Obituary: Walter Laqueur

Writer-Historian who steered the Wiener Library through financial crisis


The noted historian and former director of the Wiener Library, Walter Laqueur, who has died aged 97, experienced some of the mostsignificant events of our times. Born in Breslau, Germany, he was the only child of Fritz Laqueur and Else née Berliner, who were impoverished by the collapse of Germany, yet managed to send Walter to a private primary school where he thrived and was moved up a class. This enabled him to matriculate in 1938, the last year Jewish children could do so.

His maternal uncle (although imprisoned for defiling the Race Laws) was able to fund tuition fees at the Hebrew University and he sailed for Palestine on Kristallnacht, November 9 , 1938.

Once in Jerusalem, Walter spent the next five years on various kibbutzim and married Naomi (Barbara) Koch who had arrived in Palestine from Frankfurt. They were married on Lag ba Omer, 1941 during an air raid in Haifa.

A final Red Cross letter (still in the family) from his parents in June 1942, informed him they were being resettled “in the East.” This resulted in their murder in Belzec extermination camp.

Kibbutz life in the 1940s was hard, especially in one belonging to Hashomer Hatzir. Accommodation was a tent and the kibbutz allowed no personal possessions, even clothing. But working as a guard on horseback he enjoyed riding through the fields. An episode in which he broke a leg and could not work, enabled him to learned Russian.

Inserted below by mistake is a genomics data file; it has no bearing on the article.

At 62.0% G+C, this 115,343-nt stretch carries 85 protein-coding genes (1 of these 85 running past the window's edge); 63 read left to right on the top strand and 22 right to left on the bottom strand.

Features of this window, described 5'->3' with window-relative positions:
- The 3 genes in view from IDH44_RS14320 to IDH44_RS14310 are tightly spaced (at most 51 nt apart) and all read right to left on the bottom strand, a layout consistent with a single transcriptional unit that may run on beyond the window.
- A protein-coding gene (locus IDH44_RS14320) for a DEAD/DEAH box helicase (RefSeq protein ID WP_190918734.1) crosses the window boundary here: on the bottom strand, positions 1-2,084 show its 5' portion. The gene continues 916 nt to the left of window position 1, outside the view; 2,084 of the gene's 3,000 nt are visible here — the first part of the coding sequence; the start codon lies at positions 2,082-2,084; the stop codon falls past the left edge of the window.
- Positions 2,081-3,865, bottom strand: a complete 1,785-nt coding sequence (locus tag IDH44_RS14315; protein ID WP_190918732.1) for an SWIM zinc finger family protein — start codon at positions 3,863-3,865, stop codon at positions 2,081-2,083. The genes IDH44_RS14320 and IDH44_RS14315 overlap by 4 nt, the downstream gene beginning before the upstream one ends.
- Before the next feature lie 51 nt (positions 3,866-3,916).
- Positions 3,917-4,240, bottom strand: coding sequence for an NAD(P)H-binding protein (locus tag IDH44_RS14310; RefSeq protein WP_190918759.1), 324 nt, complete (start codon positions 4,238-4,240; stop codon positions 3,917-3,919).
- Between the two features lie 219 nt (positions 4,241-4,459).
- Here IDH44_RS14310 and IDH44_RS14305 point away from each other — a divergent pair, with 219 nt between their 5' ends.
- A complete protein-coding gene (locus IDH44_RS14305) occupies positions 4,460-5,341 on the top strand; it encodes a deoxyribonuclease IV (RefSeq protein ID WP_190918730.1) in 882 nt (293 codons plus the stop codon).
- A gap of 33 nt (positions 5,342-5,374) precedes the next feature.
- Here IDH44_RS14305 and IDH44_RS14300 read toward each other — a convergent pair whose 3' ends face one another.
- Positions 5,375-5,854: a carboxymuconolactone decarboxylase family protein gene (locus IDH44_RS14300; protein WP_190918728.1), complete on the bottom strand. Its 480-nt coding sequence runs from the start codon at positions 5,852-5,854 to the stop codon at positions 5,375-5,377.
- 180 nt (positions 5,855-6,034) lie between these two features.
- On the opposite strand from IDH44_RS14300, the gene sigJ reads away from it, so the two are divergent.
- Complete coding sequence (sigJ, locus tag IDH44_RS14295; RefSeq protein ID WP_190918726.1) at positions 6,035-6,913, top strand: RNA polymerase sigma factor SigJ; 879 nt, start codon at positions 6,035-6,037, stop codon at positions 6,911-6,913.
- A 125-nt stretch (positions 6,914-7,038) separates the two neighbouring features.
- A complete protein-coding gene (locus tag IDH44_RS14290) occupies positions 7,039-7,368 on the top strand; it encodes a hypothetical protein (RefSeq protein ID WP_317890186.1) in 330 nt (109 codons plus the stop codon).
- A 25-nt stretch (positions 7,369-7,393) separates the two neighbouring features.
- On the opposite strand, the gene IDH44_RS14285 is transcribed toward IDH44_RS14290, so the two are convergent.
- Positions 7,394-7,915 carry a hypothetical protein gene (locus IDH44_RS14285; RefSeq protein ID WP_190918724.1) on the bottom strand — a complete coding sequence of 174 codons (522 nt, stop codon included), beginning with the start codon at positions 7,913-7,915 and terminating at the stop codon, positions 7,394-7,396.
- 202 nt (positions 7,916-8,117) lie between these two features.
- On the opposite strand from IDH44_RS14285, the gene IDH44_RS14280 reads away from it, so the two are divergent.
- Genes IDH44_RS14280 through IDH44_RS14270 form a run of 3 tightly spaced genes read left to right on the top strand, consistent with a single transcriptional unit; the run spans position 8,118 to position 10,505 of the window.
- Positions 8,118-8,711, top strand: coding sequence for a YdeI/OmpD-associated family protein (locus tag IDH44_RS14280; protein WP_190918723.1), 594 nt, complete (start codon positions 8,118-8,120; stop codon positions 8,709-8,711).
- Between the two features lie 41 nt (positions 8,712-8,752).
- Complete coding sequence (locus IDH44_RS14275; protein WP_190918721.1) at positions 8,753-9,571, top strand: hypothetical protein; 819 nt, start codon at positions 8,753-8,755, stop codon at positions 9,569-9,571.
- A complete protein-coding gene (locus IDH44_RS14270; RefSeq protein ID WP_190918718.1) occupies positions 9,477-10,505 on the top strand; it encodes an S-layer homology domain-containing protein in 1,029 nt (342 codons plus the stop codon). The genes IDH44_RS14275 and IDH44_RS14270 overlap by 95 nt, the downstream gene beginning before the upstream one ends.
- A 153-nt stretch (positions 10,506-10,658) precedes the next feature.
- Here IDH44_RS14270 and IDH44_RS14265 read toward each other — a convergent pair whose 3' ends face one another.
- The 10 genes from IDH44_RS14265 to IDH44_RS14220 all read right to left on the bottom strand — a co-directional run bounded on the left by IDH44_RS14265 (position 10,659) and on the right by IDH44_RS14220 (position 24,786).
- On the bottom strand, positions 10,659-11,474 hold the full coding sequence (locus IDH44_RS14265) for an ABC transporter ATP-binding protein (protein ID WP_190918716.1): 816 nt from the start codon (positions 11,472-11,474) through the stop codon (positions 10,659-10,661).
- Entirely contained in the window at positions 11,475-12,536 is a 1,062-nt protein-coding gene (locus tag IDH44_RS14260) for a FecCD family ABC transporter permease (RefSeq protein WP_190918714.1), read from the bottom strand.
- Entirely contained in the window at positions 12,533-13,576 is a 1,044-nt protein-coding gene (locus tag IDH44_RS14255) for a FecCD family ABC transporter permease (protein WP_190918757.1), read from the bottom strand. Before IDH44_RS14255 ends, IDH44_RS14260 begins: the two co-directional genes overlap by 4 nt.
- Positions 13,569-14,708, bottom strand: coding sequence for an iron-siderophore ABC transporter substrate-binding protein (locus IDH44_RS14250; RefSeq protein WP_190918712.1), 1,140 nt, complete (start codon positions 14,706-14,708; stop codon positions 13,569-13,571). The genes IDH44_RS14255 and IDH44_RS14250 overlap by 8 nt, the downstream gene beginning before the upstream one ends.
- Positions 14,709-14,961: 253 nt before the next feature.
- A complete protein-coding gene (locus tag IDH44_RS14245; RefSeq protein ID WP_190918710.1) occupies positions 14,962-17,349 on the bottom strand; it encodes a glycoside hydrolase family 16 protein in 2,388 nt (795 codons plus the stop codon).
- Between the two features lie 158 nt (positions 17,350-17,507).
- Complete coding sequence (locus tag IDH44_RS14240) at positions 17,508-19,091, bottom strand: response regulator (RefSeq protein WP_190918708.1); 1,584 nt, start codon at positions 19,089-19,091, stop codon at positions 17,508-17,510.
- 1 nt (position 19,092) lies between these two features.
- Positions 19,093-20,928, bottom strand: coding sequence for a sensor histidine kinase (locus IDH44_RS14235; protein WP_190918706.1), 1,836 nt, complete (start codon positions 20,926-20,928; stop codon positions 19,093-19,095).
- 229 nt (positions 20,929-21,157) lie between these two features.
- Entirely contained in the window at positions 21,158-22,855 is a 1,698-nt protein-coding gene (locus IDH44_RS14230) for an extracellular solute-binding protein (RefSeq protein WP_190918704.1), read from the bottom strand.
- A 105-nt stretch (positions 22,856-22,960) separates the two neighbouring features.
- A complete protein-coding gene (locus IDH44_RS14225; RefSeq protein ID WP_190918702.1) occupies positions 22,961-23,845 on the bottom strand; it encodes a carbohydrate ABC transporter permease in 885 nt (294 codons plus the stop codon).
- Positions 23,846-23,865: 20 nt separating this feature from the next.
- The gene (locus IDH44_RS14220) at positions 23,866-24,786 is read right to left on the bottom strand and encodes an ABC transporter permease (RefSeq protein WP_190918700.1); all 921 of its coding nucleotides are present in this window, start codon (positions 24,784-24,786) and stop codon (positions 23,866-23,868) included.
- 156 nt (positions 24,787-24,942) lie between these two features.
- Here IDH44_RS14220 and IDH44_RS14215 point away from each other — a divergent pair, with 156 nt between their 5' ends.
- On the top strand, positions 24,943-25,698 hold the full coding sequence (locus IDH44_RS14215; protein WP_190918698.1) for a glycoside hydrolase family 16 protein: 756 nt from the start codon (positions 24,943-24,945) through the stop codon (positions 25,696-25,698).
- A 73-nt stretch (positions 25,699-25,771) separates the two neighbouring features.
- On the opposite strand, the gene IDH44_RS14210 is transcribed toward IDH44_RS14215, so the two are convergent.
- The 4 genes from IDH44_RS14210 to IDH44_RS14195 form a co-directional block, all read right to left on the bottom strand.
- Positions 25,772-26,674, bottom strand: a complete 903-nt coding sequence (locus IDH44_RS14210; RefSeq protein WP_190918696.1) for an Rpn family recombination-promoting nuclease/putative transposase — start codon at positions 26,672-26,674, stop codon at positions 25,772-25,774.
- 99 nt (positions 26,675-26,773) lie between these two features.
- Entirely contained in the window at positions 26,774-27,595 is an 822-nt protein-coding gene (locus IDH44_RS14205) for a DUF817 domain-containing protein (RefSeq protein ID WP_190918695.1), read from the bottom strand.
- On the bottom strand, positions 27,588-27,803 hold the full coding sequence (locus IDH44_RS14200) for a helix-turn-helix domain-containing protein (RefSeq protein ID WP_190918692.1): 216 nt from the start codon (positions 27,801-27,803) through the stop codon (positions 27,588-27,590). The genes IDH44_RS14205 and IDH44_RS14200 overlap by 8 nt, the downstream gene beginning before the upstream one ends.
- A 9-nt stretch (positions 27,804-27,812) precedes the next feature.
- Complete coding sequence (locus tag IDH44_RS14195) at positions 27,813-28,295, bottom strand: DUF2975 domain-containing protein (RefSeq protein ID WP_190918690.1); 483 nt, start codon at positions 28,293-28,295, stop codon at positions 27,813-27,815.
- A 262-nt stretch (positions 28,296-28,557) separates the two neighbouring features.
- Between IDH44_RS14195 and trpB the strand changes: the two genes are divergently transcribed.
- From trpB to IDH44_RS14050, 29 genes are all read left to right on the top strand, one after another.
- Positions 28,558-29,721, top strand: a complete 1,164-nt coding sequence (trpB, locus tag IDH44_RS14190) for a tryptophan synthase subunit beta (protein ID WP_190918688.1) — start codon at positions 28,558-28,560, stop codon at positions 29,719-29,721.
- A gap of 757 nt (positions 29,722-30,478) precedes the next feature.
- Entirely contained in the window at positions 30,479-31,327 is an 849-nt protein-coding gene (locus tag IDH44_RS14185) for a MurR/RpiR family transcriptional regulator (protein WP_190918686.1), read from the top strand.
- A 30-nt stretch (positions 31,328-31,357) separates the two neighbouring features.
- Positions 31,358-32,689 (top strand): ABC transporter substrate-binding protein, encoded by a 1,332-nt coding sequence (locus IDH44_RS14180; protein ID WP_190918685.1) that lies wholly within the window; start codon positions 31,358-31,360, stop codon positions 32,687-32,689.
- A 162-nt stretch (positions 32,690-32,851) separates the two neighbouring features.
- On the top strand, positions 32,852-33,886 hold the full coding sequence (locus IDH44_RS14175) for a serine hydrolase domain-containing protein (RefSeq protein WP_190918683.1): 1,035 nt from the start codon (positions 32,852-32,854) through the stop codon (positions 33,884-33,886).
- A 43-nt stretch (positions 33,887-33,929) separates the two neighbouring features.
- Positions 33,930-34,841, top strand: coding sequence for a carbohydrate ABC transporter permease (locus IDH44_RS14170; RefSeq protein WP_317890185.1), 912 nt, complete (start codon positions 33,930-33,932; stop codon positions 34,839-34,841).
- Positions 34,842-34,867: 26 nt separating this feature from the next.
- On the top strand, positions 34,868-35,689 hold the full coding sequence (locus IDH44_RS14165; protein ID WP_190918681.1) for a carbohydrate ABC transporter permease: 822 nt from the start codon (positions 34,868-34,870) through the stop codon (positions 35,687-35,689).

Having decided to resume his studies, Walter left the kibbutz with £5 in his pocket and worked in a Jerusalem bookshop, where flexible hours helped him study in the mornings, and read widely from the books he was meant to sell.

In 1946 he began writing for the kibbutz newspaper Ha Mishmar. His written Hebrew was poor that he would telephone his reports to the Tel Aviv office at great expense. Although he was Jerusalem correspondent, he travelled to Cyprus to report on the Displaced Persons Camps, and to Egypt. In July, 1946, he witnessed the result of the King David Hotel bombing. He followed the United Nations Special Commission on Palestine in their travels, whose partition plan for Palestine was approved by the UN on November 22, 1947. War and siege followed, which proved a difficult time with a first baby to care for.

Walter’s first book in English was “Nationalism and Communism in the Middle East.” He began his association with the Congress for Cultural Freedom in 1953. In 1966 it was revealed to be a CIA funded organisation to counter Soviet Communist cultural propaganda in the West. In London, where Walter lived for the next decade, he established the journal Soviet Survey.

Many books followed: The Road to War (1967), A History of Zionism (1972), Terrorism (1977), The Terrible Secret (1980) and Breaking the Silence with Richard Breitman in 1986. With Judith Tydor Baumel, Walter edited The Holocaust Encyclopedia.”

He became the director of the Wiener Library in 1965 on the death of its founder Alfred Wiener. He steered it through a major financial crisis and developed it into the Institute of Contemporary History. In Washington D.C. he chaired the Center for Strategic and International Studies. His last book The Future of Terrorism, with Christopher Wall, appeared in July 2018.

He enjoyed music, old films, watching athletics, and his grandchildren’s and great grandchildren’s progress.

Walter leaves two daughters, Sylvia and Shlomit, four grandchildren, ten great grandchildren, and his second wife Susi Genzen Wichmann

Sylvia Graham


Walter Laqueur: born May 26, 1921. Died September 30, 2018




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